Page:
MemberMay 13, 2022 at 10:11 am
Alaphe will start seriously producing(ramping up) the hub motors for the Aptera in 2023(source: Alaphe motors)
Conclusion? No Aptera’s delivered in 2022?
MemberMay 13, 2022 at 10:14 am
So same time as they are ramping up production of apterae?
I don’t see an issue. The first few hundred deliveries could be with M700s made by Elaphe like their prototypes.
Aptera has M700s now that they didn’t make. They can just buy them for the first few production cars.
MemberMay 13, 2022 at 10:21 am
Ramp up means production quantities, doesn’t mean that they won’t produce enough to ship the first handful of vehicles this year. I don’t think anyone had any expectation that they would ship more than a couple this year. GM shipped 1 Hummer last year which allowed them to say that they started shipments in 2021, hopefully Aptera does better than that but if they ship 10 this year it will be a major achievement.
MemberMay 13, 2022 at 12:35 pm
Ten vehicles shipped this year would be a major miracle. One would be a major achievement but still unlikely, in my unprofessional opinion.
MemberMay 13, 2022 at 10:31 am
Elaphe will not be making the wheel motors for Aptera. They may supply some parts, but Aptera will be making the motors in SD with parts from North America, Europe, and China per Chris in hi s recent video.
MemberMay 18, 2022 at 12:03 pm
strange contradiction. Chris says this. Alaphe says that??
MemberMay 18, 2022 at 1:28 pm
Lordstown is also building their own Elaphe motors. Elaphe’s website talks about production, wonder if they’ve changed their strategy and have decided to concentrate on engineering and let others build the motors. Not clear why they aren’t just using a contract manufacturer like Foxconn or Magna. Lordstown sold most of their plant to Foxconn, they retained a corner of it to build Elaphe motors. Would have made more sense to have sold the entire plant to Foxconn and let them build the motors, that would have been useful to Aptera also because Foxconn is a reliable supplier.
- This reply was modified 2 days, 16 hours ago by Joshua Rosen.
MemberMay 19, 2022 at 5:56 am
It’s possible that aptera could be asking for a small run of M700s from Lordstown and Elaphe at the same time they will be putting together some themselves. The hub motors are an advanced piece of tech that have never been shipped in a production vehicle before. Could also help mitigate a potential recall if one supplier makes a mistake.
MemberMay 19, 2022 at 6:46 am
Lords Town is not set up to manufacture M700s. The Lords Town line is set up to manufacture larger motors for the Endurance Pickup.
MemberMay 19, 2022 at 7:30 am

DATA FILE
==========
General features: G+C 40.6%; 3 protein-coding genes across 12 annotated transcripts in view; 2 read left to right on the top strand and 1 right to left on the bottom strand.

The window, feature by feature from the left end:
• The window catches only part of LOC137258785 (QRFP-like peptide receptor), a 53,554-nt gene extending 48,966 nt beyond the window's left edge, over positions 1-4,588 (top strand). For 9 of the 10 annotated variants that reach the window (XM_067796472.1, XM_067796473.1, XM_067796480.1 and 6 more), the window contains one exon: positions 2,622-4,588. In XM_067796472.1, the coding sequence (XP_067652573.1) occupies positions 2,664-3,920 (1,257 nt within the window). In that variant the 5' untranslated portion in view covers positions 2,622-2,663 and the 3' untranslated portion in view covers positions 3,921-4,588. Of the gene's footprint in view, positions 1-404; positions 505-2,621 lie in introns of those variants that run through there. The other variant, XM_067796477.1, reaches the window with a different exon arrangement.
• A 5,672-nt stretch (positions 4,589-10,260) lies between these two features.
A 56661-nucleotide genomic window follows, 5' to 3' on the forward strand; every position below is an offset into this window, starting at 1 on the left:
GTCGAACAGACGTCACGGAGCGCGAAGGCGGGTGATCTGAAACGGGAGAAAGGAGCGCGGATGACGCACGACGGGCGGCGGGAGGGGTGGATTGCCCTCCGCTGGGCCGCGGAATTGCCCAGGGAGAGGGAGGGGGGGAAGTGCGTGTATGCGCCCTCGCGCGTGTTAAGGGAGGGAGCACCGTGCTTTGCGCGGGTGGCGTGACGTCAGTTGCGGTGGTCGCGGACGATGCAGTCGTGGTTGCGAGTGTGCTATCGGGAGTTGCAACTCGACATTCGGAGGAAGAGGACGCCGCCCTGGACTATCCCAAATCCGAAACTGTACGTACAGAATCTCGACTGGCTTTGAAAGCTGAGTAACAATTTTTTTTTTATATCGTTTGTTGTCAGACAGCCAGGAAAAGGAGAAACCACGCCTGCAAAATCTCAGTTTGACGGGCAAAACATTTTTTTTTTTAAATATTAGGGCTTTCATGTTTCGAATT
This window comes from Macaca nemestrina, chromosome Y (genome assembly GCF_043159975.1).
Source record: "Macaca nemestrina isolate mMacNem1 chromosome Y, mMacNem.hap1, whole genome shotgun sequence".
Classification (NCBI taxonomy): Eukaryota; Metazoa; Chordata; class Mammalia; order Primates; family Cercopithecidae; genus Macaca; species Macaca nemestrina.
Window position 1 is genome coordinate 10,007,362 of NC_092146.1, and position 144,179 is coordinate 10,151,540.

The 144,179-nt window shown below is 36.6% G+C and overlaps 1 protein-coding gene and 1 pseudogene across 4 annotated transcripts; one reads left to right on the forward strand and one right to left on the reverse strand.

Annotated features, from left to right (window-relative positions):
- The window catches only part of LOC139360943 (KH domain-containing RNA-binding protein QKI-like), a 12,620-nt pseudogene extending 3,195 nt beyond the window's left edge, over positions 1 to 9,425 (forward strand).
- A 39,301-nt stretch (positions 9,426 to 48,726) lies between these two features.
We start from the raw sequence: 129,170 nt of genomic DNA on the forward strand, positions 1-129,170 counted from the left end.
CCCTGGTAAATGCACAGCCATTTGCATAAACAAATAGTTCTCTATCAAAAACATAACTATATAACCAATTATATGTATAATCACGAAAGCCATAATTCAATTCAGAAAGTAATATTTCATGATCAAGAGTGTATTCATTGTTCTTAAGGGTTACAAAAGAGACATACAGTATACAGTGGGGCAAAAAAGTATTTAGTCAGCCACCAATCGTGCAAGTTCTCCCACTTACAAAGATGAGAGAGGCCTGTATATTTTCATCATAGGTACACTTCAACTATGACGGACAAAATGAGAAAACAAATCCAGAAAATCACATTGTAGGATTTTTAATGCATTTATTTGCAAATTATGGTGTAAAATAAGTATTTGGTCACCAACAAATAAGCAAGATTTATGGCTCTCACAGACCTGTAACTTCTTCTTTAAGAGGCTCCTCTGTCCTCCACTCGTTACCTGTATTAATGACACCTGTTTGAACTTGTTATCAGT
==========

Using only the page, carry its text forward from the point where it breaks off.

More importantly they would be crazy to rely on Lordstown as a supplier. Lordstown is not long for this world. The company has always seemed like a scam, to put it more charitably its poorly managed and they are burning through cash with no prospect of producing a product. If it was Foxconn and not Lordstown building Elaphe motors that would be a completely different story. Foxconn is a giant corporation with a proven track record as a contract manufacturer. They seem to be serious about getting into automotive business and until the Apple car is ready they have plenty of space in that plant to build multiple sizes of Elaphe motors.
MemberMay 19, 2022 at 7:48 am
@Elzo Stubbe – could you, please, share a link to this information?
MemberMay 19, 2022 at 4:11 pm
I suspect that in-wheel motors will become a ‘thing’ almost coincident with the introduction of the Aptera.
It may be that part of the ‘deal’ with elaphe would allow them to sell Aptera in say eastern Europe and the middle east.
The ability to componentize and simplify the assembly of the Aptera means once the key innovation is the ‘interchangeability’ of parts. Hence, once they set up their assembly line procedures that use no more than the moving adjustable carrier for each vehicle; replication of the process can be really quick.
It is all a matter of the suppliers for the components. They can be geographically disperse. The capital requirements of an assembly plant are minimal as is the space required (<100,000 sq. ft.); it may be possible to provision an assembly plant capable of producing 10,000 Aptera in a matter of a month or two … largely because there is little in the way of specialization of tools or tooling.
Is there risk on the part of Elaphe to construct a plant for the production of the in-wheel motors?
I’m surprised they don’t have two or three such plants planned. This is in part because their first efforts in straight licensing of the tech (to Lordstown) may not be as promising a channel for exploiting their IP as they thought.
Certainly, there is other information regarding demand that they are privy to that we certainly are not. The applicability of IWM ot a wide variety of motive packages from cars like Aptera to trucks like Lordstown to I suspect, in short order, applicability of IWM to powered trailer products.
Bottom line, I would consider plans by Elaphe to open a production facility for their tech as an overdue investment in a very promising technology.
MemberMay 19, 2022 at 6:12 pm
The information available on Elaphe’s website is inconclusive: We know that they are a design firm, not a manufacturer, and that they even design factory systems to BUILD the products they design. There is a hiring announcement, however, that states,
<b style=”font-family: inherit; font-size: inherit; letter-spacing: 0px;”>WE ARE HEADING TOWARDS:
- #1 Brand of in-wheel solutions
- Production scale-up
- Expanding our facilities
- 250+ engineers hired
So, perhaps, they are planning to become a manufacturer?